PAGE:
Abbas says settlements are an obstacle
Photo: AP
Photo: AFP
Eerekat. No to natural growth
Photo: AFP

Abbas: We won't waive right of return

While PM Netanyahu urges Palestinian president to meet with him, Abbas tells Egyptian newspaper, 'We demand a territorial continuity between the West Bank and Gaza Strip.' In letter to US President Obama, he demands independent state within 1967 borders

Palestinians respond to Netanyahu: Palestinian President Mahmoud Abbas says he will not waive any part of the West Bank. "We demand a territorial continuity between the West Bank and the Gaza Strip and will not give up the right of return," Abbas told Egyptian newspaper Oktober over the weekend.


Simultaneously, the Palestinian leader sent a letter to US President Barack Obama, in which he reiterated the Palestinian demand for a peace agreement based on an independent Palestinian state within the June 1967 borders.


Abbas stressed in his letter that the American administration must pressure Israel to solve all the permanent agreement issues, adding that the settlements were an obstacle to the peace process.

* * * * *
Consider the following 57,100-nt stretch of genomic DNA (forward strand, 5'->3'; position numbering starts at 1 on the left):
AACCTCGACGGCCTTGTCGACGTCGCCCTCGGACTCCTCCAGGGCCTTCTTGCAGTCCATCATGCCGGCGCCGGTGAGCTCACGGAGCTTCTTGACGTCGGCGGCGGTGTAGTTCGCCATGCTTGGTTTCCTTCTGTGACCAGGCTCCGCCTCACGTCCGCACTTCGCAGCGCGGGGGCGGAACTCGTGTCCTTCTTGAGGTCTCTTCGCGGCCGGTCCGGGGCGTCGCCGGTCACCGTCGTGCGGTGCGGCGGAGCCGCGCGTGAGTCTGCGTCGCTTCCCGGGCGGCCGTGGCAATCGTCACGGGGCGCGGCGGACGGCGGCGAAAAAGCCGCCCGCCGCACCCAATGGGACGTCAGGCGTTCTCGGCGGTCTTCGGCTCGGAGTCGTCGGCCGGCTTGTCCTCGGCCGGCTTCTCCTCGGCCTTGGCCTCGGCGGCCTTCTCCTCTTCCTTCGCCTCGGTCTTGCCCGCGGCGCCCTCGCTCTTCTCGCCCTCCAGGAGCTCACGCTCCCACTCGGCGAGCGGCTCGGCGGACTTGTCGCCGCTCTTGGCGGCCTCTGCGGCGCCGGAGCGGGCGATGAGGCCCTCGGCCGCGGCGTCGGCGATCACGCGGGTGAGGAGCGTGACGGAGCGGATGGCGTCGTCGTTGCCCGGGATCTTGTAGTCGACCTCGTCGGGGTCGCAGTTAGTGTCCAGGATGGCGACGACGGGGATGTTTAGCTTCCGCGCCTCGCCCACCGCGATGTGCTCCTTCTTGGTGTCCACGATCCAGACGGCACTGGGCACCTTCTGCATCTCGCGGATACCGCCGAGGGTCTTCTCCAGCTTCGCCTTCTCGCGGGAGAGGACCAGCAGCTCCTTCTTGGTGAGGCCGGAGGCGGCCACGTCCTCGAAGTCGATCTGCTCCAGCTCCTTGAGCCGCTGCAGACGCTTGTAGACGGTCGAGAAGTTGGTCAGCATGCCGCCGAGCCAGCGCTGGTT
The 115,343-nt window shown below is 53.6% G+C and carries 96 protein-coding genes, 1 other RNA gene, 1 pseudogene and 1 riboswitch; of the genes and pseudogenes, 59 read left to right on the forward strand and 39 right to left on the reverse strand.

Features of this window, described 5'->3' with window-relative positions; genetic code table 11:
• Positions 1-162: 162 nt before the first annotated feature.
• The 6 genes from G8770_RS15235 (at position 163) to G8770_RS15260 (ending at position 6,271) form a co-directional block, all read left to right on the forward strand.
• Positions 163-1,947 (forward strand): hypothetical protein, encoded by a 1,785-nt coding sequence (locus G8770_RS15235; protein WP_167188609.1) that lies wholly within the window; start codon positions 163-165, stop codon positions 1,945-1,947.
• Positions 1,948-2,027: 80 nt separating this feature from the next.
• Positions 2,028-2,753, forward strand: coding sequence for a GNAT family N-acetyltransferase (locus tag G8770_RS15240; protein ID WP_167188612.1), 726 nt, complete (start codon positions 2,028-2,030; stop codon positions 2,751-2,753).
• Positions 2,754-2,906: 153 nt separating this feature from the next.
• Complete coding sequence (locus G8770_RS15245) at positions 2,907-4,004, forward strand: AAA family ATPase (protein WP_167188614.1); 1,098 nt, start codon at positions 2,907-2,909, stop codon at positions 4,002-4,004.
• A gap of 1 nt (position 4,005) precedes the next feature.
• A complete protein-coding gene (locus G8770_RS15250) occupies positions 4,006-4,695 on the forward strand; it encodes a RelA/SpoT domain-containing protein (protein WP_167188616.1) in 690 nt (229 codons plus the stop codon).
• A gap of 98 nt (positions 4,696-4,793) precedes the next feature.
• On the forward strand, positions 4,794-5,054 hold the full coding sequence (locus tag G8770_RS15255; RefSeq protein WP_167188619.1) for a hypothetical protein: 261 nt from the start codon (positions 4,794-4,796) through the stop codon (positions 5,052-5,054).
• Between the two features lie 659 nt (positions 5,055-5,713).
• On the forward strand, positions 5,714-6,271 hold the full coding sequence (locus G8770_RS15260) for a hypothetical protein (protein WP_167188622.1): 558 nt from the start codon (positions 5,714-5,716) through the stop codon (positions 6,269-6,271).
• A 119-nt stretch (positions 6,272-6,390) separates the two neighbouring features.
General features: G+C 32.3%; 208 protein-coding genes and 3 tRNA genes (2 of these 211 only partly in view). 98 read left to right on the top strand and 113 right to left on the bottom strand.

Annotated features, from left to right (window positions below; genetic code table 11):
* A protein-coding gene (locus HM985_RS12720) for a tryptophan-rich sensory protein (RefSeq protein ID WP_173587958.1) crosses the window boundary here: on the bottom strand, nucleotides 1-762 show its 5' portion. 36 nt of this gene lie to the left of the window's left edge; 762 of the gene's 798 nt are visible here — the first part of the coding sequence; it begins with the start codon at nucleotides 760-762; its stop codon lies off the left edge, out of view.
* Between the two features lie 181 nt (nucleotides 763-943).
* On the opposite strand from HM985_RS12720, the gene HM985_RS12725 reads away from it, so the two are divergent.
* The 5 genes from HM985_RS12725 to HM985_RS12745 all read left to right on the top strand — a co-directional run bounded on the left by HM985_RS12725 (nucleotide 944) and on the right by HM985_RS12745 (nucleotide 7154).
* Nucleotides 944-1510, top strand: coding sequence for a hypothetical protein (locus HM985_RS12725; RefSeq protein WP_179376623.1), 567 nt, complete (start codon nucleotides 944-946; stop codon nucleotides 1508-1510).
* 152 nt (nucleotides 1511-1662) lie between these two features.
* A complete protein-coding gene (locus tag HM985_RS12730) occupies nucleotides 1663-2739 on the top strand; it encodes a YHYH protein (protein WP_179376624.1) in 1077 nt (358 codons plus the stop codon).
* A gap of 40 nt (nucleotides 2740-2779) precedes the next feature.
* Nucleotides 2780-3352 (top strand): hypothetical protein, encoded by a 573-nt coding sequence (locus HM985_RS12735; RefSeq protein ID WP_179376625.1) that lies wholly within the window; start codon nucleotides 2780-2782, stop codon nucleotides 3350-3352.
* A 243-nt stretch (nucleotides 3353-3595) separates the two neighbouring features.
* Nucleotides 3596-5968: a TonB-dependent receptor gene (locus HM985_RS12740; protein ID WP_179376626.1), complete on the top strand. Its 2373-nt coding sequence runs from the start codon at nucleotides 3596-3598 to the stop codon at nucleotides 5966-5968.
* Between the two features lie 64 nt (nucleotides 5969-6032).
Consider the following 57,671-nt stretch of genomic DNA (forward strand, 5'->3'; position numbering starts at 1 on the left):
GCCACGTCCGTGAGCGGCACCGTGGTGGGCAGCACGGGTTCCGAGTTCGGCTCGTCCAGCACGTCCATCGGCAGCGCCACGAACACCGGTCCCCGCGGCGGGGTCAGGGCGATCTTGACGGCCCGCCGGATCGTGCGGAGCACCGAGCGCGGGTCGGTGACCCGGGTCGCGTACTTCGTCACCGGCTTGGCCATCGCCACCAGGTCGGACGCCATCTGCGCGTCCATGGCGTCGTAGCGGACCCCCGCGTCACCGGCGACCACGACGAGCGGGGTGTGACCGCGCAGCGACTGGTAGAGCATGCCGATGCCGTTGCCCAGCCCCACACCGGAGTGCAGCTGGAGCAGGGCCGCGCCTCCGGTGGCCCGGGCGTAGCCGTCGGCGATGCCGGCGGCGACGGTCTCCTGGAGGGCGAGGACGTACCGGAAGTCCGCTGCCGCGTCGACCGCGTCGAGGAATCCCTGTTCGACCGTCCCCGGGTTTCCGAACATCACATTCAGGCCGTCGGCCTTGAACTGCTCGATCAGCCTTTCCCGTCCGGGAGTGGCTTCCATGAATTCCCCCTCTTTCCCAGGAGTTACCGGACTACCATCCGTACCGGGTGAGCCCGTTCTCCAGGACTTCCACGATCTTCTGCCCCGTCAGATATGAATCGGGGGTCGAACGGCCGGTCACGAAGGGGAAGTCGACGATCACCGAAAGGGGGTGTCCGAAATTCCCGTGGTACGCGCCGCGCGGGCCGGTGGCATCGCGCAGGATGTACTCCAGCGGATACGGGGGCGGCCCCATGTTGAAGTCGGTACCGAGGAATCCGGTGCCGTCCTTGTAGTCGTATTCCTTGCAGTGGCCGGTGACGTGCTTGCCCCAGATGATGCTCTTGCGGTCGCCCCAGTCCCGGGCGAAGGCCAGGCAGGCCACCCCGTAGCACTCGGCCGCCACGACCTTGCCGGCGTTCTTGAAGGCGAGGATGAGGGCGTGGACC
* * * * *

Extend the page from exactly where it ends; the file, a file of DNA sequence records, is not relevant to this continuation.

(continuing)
The Palestinian president added in an interview to Egyptian media that the negotiations with Israel must be held based on the Arab peace initiative.


'No middle-ground solutions'

Meanwhile, a top Palestinian negotiator said that the Palestinians would reject any deal between Israel and the United States that would allow even limited Jewish settlement construction in the West Bank.


"There are no middle-ground solutions for the settlement issue: either settlement activity stops or it doesn't stop," Saeb Erekat told Voice of Palestine radio. He added that Abbas had expressed that message his letter to Obama on Saturday.


Erekat was responding to reports that Israel and the United States were discussing a compromise that would allow some building in existing settlements under what Israel terms "natural growth" to accommodate expanding families.


A US official denied on Wednesday a report in an Israeli daily that the Obama administration agreed work could continue on 2,500 housing units whose construction had begun, despite its call for a total freeze to spur peace efforts.


The report followed talks in London last week between George Mitchell, Obama's special Middle East envoy, and Defense Minister Ehud Barak aimed at healing a rift over continued settlement activity.


The US State Department said Mitchell was expected in the region "soon" for talks with Israeli and Palestinian officials.


Barak has been seeking a deal with the United States that would include initial steps by Arab states to normalize relations with Israel in return for limiting settlement activity.


Reuters contributed to this report


פרסום ראשון: 07.12.09, 12:21
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